What is the purpose of public education? What are schools for? The core insight to these questions goes back millennia.

Education is a democratic society has a special place and purpose. Aristotle argued for a system of public education in Athens, saying that “education should be one and the same for all…public, and not private.” 

Aristotle perceived the importance of public schooling to democratic citizenship, noting that “each government has a peculiar character…the character of democracy creates democracy, and the character of oligarch creates oligarchy, and always the better the character, the better the government.” Democracy is government “of the people, by the people, for the people,” while oligarchy is government by a relatively small (and usually wealthy) group that “exercises control especially for corrupt and selfish purposes.”

Early state constitutions in the U.S., like those of Massachusetts (1780) and New Hampshire (1784), set up and stressed the importance of a system of public education. The Land Ordinance of 1785 provided for public school financing in new territories. In Virginia, Thomas Jefferson sought a publicly-funded system of schools, believing that an educated citizenry was critical to the well-being of a democratic society. In his Notes on the State of Virginia (1794), Jefferson wrote “The influence over government must be shared among all men.” Many early advocates for public schools –– Jefferson, George Washington, Horace Mann, for example –– agreed that democratic citizenship was a primary function of education.

There are those who don’t believe in the fundamental purpose of public education. Georgia House Majority Whip Edward Lindsey, R-Atlanta, surely is one. They are not interested in the developing the “democratic citizen,” one who understands and is committed to the core values and principles of democratic governance; one who is imbued with the “character of democracy.” There are, indeed, certain people and groups and special interests who’ve felt threatened by education for “the masses.”

The current corporate “reform” mania – focused on detailed “facts” and high-stakes testing – is characteristic of what be called low-level learning. It assumes that the primary purpose of public education is a minimal content competency for work and perhaps college. Business-model, corporate-style “reform” is focused on “accountability” for public schools and teachers. The “reforms” foisted on public education –– more standardized testing, charter schools, “merit” pay based on test scores, and increasingly, the call for vouchers –– have little or no research to support them. Worse, they undermine authentic education.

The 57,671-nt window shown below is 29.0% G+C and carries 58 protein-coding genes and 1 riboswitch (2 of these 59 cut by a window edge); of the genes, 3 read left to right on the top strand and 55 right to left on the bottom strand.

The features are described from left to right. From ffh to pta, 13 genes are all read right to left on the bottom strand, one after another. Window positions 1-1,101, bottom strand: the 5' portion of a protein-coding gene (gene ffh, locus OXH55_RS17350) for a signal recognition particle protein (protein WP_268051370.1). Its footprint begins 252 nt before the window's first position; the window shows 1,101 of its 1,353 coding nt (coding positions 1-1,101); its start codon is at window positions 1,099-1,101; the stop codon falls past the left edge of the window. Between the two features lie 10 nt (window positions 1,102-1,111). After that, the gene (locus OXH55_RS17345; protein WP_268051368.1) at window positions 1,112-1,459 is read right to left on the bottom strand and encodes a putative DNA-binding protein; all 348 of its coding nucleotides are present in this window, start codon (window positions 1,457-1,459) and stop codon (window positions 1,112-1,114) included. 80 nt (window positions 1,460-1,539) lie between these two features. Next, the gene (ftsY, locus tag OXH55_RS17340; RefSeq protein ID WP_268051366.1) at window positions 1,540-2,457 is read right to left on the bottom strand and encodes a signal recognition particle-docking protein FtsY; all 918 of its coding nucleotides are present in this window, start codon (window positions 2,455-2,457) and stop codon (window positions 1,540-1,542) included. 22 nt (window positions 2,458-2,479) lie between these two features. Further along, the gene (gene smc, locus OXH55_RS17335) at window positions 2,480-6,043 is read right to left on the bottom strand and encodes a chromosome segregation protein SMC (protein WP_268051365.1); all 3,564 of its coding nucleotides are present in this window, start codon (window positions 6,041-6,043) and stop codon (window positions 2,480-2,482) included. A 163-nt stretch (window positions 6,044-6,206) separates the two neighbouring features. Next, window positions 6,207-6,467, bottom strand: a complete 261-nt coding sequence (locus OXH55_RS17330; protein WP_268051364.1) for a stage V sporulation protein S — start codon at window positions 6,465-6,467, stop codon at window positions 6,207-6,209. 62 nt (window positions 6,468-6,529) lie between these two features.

The alleged goal of corporate-style education “reform” is “economic competitiveness.” All the supposed “reformers” cite it. But the U.S. already IS internationally competitive. The World Economic Forum ranks nations each year on competitiveness. The U.S. is usually in the top five (if not 1 or 2). When it drops, the WEF doesn’t cite education, but stupid economic decisions and policies. 

 For example, when the U.S. dropped from 2nd to 4th in 2010-11, four factors were cited by the WEF for the decline: (1) weak corporate auditing and reporting standards, (2) suspect corporate ethics, (3) big deficits (brought on by Wall Street’s financial implosion) and (4) unsustainable levels of debt.  
 
Last year (2011-12), major factors cited by the WEF are a “business community” and business leaders who are “critical toward public and private institutions,” a lack of trust in politicians and the political process with a lack of transparency in policy-making, and “a lack of macroeconomic stability” caused by decades of fiscal deficits, especially deficits and debt accrued over the last decade that “are likely to weigh heavily on the country’s future growth.” The WEF did NOT cite public schools as being problematic to innovation and competitiveness. 

And this year (2012-13) the WEF dropped the U.S. to 7th place, citing problems like “increasing inequality and youth unemployment” and, environmentally, “the United States is among the countries that have ratified the fewest environmental treaties.“ The WEF noted that in the U.S.,”the business community continues to be critical toward public and private institutions” and “trust in politicians is not strong.” Political dysfunction has led to “a lack of macroeconomic stability” that “continues to be the country’s greatest area of weakness.”

Too many politicians misrepresent the critical problems facing American public education. For example, even though poverty and child poverty – and their pernicious effects – have increased in the U.S., the corporate “reformers” say that if only teachers worked harder and were held “accountable,” then the effects of poverty wouldn’t matter. If only public schools were forced to be “accountable,” then American “economic competitiveness” would be restored.

President Obama and education secretary Arne Duncan must shoulder their fair share of the blame for these misrepresentations and distortions. But those seeking to dismantle public education are mostly Republicans and corporate “elites” who use fronts likeTeach for America and the Gates, Broad and Walton foundations. Congressional scholars Thomas Mann and Norman Ornstein wrote recently that “the Republican Party…is ideologically extreme; scornful of compromise; unmoved by conventional understanding of facts, evidence and science; and dismissive of the legitimacy of its political opposition.” It is “the core of the problem” in achieving stable democratic governance.

And where public education is concerned, Republicans are the ones who try to dismantle it.

Frankly, that’s just plain unAmerican.

Jack ®

March 15th, 2013
5:47 am

A good education is available to a child that has concerned parents. A good education is not available to a child that doesn’t have concerned parents. Concerned doesn’t mean blaming someone else for your problems.